Artículos de revistas
Identifying indicators of C and N cycling in a clayey ultisol under different tillage and uses in winter.
SANTOS, C. A. dos
BERNAL, L. P. T.
NOGUEIRA, M. A.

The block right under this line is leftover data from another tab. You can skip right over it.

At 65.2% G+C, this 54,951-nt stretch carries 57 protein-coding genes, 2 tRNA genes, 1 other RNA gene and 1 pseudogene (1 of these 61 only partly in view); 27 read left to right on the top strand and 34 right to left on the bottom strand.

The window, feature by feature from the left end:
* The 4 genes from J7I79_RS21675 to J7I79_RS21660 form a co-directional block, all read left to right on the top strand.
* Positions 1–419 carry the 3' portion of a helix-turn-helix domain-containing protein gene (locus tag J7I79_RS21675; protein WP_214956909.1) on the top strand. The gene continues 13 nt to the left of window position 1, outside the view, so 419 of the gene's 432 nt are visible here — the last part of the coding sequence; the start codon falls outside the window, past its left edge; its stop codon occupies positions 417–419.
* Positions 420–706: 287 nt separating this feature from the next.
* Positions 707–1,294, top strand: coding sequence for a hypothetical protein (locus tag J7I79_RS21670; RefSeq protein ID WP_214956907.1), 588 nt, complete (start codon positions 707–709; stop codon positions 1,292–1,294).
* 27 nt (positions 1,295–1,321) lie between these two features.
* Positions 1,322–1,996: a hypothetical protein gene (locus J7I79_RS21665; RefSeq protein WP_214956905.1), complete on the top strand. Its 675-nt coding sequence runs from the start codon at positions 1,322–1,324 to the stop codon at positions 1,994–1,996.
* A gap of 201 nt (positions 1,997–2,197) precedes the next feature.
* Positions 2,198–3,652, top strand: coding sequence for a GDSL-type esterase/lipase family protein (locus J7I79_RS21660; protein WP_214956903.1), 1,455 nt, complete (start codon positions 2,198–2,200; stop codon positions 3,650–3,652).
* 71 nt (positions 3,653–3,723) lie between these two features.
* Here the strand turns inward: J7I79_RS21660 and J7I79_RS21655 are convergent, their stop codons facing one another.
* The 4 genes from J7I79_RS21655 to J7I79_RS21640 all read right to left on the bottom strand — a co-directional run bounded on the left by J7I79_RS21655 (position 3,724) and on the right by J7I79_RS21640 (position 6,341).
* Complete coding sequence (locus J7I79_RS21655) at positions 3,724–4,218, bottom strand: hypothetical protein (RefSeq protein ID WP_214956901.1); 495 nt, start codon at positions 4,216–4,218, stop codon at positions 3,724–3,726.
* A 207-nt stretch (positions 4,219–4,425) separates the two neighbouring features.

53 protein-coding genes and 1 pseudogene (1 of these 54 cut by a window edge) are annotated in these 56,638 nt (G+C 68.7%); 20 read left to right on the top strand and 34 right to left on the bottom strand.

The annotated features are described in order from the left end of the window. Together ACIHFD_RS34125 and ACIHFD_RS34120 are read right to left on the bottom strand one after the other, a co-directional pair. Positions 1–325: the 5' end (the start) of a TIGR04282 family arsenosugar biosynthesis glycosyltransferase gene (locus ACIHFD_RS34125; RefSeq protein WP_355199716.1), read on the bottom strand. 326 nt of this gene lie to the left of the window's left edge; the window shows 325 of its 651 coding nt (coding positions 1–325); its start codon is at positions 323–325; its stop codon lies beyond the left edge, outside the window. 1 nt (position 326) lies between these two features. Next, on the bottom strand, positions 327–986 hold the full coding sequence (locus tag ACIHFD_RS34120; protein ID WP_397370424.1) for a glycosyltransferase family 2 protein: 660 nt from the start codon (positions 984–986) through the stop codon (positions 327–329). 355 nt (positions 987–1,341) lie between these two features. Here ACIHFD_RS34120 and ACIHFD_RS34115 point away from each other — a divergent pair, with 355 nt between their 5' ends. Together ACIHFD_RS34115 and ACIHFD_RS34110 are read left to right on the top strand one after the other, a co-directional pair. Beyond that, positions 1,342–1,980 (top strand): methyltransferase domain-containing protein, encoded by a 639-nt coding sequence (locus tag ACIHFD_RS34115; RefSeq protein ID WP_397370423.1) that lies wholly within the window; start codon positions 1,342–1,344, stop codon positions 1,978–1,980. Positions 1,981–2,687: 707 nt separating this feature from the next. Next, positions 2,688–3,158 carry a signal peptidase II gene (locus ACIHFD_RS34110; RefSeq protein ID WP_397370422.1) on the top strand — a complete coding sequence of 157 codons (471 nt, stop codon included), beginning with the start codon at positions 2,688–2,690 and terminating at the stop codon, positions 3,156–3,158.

Although tropical and subtropical environments permit two cropping cycles per year, maintaining adequate mulching on the soil surface remains a challenge. In some cases, leaving soils fallow during the winter as an agricultural practice to control pathogens contributes to reduce soil mulching. The aim of this study was to assess attributes associated with C and N cycling in a soil under conventional and no-tillage management, with contrasting uses in winter: black oats (Avena strigosa Schreb) as cover crop or fallow. No-tillage increased total C and N, irrespective the winter crop. Cropping black oats under no-tillage resulted in more microbial biomass C and N, and glutaminase activity (15.2%, 65.2%, and 24%, respectively) than no-tillage under fallow. Under conventional tillage, winter cropping did not affect the attributes under study. Available P was higher in the no-tillage system (9.2?12.3 mg kg−1), especially when cropped with black oats, than in the conventional tillage system (4.8?6.6 mg kg−1). A multivariate analysis showed strong relationships between soil microbiological and chemical attributes in the no-tillage system, especially when cropped with black oats. Soil pH, dehydrogenase and acid phosphatase activities were the most effective at separating the soil use in winter. Microbial N, total N, microbial to total N ratio, available P, metabolic quotient (qCO2), and glutaminase activity were more effective at separating soil management regimes. The no-tillage system in association with winter oat cropping stimulated the soil microbial community, carbon and nutrient cycling, thereby helping to improve the sustainability of the cropping system.2014